The mucopolysaccharidoses: ADVANCES IN MEDICAL CARE LEAD TO CHALLENGES IN ORTHOPAEDIC SURGICAL CARE
The mucopolysaccharidoses (MPS) are a group of inherited lysosomal storage disorders with clinical manifestations relevant to the orthopaedic surgeon. Our aim was to review the recent advances in their management and the implications for surgical practice.
The current literature about MPSs is summarised, emphasising orthopaedic complications and their management.
Recent advances in the diagnosis and management of MPSs include the recognition of slowly progressive, late presenting subtypes, developments in life-prolonging systemic treatment and potentially new indications for surgical treatment. The outcomes of surgery in these patients are not yet validated and some procedures have a high rate of complications which differ from those in patients who do not have a MPS.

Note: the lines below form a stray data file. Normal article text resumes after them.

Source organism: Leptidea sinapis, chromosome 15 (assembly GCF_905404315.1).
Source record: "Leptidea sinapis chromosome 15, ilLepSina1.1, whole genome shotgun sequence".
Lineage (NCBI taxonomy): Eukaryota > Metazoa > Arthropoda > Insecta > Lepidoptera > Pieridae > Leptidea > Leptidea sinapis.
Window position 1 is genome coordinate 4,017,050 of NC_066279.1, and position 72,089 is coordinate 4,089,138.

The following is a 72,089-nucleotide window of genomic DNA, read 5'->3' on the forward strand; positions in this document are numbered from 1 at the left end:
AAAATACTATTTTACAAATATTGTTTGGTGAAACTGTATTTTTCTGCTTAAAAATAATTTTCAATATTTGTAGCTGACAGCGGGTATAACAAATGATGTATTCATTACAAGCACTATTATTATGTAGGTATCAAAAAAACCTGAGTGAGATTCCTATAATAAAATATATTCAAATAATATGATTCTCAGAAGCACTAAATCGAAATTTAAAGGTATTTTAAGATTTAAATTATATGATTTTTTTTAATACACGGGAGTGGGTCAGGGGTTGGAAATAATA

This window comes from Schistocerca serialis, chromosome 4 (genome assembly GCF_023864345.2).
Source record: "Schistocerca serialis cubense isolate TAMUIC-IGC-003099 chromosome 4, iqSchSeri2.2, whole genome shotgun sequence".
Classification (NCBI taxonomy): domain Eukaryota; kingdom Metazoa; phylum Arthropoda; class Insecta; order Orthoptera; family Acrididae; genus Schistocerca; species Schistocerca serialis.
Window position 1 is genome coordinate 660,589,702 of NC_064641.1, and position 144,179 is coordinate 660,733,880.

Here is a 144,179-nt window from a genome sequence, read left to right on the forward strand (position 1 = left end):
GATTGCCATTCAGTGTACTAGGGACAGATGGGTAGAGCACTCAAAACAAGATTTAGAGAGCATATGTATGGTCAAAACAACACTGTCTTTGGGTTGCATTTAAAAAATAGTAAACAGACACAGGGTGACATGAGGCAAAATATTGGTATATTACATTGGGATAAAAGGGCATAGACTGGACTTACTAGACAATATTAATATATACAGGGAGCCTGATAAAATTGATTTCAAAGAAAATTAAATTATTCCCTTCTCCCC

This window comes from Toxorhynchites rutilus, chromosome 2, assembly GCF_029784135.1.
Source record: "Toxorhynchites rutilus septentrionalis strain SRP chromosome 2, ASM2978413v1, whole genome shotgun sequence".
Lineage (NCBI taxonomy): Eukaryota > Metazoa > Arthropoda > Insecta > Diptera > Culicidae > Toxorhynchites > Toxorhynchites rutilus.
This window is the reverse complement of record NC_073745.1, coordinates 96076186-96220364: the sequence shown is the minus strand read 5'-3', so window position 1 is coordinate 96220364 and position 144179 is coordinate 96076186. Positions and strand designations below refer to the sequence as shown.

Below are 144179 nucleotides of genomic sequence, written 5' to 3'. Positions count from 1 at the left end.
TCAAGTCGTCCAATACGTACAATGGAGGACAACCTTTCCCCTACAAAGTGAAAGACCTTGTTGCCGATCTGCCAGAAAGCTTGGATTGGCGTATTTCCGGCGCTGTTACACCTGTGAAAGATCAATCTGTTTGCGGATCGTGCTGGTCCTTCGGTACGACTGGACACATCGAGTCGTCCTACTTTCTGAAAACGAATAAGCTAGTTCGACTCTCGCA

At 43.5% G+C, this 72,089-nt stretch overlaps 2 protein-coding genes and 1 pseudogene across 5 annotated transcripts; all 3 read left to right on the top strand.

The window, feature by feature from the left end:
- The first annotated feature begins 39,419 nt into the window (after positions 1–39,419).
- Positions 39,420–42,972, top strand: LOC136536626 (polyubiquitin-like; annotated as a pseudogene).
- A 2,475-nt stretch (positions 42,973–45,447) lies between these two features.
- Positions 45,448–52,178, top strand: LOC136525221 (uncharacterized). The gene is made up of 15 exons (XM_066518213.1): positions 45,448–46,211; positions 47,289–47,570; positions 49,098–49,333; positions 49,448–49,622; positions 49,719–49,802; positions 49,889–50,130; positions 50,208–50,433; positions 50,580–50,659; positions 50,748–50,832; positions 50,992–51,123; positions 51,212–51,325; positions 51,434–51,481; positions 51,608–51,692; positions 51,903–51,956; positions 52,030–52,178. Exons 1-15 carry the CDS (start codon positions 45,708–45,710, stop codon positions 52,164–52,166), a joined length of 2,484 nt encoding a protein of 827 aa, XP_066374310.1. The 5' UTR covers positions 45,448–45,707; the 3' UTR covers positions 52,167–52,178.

The diagnosis of a MPS should be considered in adolescents or young adults with a previously unrecognised dysplasia of the hip. Surgeons treating patients with a MPS should report their experience and studies should include the assessment of function and quality of life to guide treatment.